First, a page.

Cellular senescence is a state of irreversible cellular growth arrest accompanied by distinct changes in gene expression and the acquisition of a complex proinflammatory secretory profile termed the senescence-associated secretory phenotype (SASP). Senescent cells accumulate in aged tissues and contribute to age-related disease in mice. Increasing evidence that selective removal of senescent cells can ameliorate diseases of late life and extend lifespan in mice has given rise to the development of senolytics that target senescent cells as anti-aging therapeutics. To realize the full potential of senolytic medicine, robust biomarkers of senescence must be in place to monitor the in vivo appearance of senescent cells with age, as well as their removal by senolytic treatments. Here we investigate the dynamic changes in expression of the molecular hallmarks of senescence, including p16Ink4a, p21Cip1, and SASP factors in multiple tissues in mice during aging. We show that expression of these markers is highly variable in age- and tissue-specific manners. Nevertheless, Mmp12 represents a robust SASP factor that shows consistent age-dependent increases in expression across all tissues analyzed in this study and p16Ink4a expression is consistently increased with age in most tissues. Likewise, in humans CDKN2A (p16Ink4a) is one of the top genes exhibiting elevated expression in multiple tissues with age as revealed by data analysis of the Genotype-Tissue Expression (GTEx) project. These results support the targeting of p16Ink4a expressing-cells in senolytic treatments, while emphasizing the need to establish a panel of robust biomarkers of senescence in vivo in both mice and humans.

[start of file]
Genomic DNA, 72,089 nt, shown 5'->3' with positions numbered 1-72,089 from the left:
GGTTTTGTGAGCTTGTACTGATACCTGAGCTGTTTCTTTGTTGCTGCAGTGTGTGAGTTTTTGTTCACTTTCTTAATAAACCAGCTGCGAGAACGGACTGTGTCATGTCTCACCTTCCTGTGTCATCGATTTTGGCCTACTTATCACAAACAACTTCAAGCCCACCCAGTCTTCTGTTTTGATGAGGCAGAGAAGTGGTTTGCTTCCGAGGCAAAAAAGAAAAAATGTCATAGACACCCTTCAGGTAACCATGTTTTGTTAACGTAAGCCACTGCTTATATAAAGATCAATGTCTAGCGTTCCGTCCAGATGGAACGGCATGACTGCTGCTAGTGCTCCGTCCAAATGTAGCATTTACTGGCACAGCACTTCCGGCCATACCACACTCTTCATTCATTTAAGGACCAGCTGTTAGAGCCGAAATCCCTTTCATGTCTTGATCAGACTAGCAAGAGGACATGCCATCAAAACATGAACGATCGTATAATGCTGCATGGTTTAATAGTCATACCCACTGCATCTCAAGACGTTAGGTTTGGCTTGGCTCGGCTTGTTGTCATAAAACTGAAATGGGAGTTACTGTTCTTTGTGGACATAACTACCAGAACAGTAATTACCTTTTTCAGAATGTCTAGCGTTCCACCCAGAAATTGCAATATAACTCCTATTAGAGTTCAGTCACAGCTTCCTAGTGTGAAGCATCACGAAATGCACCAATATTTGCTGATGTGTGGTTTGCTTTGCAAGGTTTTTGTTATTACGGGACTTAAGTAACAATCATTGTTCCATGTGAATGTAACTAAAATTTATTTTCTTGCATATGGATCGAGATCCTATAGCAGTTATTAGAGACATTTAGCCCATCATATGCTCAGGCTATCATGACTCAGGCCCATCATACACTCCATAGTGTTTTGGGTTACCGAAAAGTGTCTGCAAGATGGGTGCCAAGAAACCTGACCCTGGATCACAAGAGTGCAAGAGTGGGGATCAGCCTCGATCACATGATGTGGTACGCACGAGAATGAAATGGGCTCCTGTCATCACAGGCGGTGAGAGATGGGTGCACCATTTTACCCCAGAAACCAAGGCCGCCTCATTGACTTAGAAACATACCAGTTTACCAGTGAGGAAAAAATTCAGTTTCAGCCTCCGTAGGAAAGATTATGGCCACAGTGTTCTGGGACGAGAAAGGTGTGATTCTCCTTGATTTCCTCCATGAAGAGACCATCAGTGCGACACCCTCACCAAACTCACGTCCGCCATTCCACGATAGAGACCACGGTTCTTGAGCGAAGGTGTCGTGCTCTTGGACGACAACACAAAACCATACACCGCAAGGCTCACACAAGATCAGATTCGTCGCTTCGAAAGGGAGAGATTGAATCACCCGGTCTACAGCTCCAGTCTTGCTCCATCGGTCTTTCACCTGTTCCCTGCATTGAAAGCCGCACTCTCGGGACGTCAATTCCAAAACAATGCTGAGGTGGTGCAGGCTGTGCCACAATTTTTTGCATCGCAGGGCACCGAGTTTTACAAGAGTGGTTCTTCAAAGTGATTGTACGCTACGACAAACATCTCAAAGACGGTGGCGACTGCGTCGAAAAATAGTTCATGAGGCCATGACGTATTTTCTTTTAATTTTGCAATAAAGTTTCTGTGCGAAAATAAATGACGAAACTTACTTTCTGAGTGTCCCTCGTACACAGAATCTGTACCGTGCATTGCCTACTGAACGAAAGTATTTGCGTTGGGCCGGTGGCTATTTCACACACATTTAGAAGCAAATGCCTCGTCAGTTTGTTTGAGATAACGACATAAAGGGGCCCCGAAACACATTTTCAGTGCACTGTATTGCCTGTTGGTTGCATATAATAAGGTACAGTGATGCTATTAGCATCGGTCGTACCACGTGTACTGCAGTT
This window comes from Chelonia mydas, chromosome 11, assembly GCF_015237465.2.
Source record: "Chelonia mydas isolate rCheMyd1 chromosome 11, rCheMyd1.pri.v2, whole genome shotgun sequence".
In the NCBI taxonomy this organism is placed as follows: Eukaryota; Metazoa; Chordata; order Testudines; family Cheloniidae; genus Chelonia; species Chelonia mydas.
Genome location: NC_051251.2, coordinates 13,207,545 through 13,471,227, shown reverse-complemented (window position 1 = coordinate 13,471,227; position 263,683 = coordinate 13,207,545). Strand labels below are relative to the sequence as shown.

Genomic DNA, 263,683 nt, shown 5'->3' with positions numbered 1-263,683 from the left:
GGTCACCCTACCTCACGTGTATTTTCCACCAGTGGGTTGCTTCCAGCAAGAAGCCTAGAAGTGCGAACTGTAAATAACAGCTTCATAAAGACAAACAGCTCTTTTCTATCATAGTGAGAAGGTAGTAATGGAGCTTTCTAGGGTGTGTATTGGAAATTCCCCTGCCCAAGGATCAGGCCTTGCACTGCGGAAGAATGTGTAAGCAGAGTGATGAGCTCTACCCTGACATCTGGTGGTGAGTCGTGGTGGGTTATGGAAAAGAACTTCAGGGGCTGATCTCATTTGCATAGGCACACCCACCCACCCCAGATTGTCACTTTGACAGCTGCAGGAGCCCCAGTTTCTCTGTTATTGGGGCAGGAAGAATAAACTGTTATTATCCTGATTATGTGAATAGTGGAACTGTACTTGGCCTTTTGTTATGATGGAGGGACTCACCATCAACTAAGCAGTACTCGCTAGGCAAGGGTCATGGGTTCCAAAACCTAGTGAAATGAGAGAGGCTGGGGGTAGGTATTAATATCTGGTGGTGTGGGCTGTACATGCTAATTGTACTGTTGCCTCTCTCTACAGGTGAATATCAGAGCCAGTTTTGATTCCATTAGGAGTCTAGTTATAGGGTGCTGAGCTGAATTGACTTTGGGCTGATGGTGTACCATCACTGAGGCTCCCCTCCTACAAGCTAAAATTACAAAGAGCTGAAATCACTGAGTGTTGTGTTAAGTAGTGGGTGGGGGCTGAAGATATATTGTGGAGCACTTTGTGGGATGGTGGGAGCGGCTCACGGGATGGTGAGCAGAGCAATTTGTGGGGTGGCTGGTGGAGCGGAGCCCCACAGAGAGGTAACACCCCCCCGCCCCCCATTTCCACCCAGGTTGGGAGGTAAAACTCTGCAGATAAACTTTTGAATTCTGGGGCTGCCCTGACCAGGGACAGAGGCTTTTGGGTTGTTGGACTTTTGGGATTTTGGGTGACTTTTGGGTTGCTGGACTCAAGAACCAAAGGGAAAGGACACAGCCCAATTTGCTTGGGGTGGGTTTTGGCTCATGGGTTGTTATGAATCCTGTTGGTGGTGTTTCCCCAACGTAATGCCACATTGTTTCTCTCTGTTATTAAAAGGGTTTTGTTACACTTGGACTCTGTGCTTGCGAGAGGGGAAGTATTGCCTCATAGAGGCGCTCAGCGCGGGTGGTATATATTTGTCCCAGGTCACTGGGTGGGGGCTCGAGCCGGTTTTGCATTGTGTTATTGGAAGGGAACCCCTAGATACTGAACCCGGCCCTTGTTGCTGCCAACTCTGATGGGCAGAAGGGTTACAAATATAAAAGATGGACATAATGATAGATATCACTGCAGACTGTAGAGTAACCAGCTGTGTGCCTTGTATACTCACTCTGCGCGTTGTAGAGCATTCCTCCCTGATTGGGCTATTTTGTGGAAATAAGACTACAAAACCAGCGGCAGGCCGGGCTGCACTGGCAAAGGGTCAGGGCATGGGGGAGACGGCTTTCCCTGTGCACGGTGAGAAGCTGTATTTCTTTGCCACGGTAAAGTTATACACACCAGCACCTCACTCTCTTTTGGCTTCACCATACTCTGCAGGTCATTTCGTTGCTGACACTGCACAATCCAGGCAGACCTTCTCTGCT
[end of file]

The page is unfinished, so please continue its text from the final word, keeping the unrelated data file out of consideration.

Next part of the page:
|Original language||English (US)|
|Journal||Frontiers in Genetics|
|State||Published - Feb 23 2018|
- Cellular senescence
- Gene expression
ASJC Scopus subject areas
- Molecular Medicine